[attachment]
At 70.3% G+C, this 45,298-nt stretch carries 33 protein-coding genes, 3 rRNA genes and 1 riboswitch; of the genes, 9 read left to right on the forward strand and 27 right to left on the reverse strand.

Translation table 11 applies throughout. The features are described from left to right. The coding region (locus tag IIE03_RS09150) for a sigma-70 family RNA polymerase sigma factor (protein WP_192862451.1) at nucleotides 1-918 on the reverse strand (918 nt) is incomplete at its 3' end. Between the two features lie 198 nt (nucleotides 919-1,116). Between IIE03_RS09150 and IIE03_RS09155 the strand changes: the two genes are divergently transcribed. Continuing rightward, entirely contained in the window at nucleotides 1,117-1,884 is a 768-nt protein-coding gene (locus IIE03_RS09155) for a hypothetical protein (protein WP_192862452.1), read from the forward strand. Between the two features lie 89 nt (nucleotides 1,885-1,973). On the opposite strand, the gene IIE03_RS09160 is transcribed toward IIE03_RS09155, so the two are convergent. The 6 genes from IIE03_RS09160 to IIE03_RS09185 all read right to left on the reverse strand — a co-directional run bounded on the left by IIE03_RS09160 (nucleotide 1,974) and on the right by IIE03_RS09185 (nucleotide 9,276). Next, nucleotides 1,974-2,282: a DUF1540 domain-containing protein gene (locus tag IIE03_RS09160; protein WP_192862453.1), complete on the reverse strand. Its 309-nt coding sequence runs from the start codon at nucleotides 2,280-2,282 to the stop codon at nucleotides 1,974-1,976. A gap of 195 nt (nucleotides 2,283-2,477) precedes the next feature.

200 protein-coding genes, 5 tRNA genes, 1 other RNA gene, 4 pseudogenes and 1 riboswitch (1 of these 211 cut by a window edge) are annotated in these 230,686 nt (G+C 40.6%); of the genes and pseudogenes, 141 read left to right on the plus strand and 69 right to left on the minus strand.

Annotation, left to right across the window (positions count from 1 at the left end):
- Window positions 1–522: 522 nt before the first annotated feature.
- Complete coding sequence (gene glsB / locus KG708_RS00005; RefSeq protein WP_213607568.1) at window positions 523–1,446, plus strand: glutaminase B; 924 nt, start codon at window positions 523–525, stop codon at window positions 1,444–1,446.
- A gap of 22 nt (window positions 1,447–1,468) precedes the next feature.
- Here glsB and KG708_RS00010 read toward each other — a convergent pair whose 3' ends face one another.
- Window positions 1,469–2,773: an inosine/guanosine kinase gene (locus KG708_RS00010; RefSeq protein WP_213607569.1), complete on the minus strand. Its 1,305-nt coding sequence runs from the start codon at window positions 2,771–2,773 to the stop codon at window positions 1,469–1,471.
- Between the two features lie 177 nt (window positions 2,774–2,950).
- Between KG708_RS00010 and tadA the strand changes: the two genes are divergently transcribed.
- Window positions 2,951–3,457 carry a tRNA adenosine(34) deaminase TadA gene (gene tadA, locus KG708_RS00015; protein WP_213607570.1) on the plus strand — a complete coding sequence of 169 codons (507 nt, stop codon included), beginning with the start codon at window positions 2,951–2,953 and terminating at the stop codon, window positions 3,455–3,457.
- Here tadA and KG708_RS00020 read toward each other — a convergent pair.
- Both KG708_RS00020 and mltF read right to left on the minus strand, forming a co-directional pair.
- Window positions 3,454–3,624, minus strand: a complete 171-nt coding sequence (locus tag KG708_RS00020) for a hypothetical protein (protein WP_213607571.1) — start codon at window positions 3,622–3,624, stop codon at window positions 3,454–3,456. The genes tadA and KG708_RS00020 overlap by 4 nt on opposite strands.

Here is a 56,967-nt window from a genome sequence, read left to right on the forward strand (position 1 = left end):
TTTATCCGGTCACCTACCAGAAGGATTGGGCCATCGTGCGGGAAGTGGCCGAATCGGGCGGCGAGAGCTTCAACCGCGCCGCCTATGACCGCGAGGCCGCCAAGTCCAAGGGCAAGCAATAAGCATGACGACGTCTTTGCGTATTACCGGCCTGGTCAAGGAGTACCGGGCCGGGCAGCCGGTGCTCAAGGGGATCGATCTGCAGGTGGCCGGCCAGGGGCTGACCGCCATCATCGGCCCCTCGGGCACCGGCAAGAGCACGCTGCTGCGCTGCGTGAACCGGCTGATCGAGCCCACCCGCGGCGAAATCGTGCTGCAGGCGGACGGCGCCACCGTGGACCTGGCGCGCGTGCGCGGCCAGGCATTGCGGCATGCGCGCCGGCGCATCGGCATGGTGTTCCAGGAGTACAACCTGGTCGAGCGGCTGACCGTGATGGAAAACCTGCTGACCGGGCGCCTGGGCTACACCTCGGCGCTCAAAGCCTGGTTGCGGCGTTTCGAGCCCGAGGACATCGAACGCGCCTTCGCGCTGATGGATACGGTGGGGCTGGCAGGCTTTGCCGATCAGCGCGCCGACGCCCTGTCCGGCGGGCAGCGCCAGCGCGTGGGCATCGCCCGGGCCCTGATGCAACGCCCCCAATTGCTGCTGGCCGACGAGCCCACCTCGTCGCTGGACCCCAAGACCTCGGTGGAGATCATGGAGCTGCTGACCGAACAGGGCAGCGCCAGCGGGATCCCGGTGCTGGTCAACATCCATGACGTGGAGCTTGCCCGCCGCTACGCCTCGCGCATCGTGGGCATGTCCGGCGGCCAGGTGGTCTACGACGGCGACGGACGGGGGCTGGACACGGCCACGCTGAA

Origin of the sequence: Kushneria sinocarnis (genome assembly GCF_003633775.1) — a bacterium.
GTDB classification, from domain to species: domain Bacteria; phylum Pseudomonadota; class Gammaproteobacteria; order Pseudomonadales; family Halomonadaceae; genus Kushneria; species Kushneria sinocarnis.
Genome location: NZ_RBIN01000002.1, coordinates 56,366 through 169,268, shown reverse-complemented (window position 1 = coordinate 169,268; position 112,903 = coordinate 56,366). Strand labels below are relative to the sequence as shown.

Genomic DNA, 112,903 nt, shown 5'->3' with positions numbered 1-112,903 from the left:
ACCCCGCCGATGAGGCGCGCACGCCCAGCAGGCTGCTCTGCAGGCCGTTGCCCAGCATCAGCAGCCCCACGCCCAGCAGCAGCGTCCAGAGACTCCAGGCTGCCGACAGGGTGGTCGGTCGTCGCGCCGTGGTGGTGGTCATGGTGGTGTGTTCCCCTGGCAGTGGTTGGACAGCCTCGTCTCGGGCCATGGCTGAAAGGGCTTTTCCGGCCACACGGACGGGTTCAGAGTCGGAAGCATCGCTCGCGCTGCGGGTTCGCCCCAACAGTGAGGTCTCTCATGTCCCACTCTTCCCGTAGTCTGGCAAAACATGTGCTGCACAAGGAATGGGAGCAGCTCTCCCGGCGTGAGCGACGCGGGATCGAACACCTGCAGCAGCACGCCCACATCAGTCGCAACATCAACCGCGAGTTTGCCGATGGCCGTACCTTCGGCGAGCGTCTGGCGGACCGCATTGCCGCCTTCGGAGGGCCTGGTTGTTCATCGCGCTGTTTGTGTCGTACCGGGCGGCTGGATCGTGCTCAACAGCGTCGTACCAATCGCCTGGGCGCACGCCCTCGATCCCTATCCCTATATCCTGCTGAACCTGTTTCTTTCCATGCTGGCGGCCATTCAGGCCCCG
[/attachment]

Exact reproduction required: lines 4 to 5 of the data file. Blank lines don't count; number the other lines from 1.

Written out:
Annotation, left to right across the window (positions count from 1 at the left end):
- Window positions 1–522: 522 nt before the first annotated feature.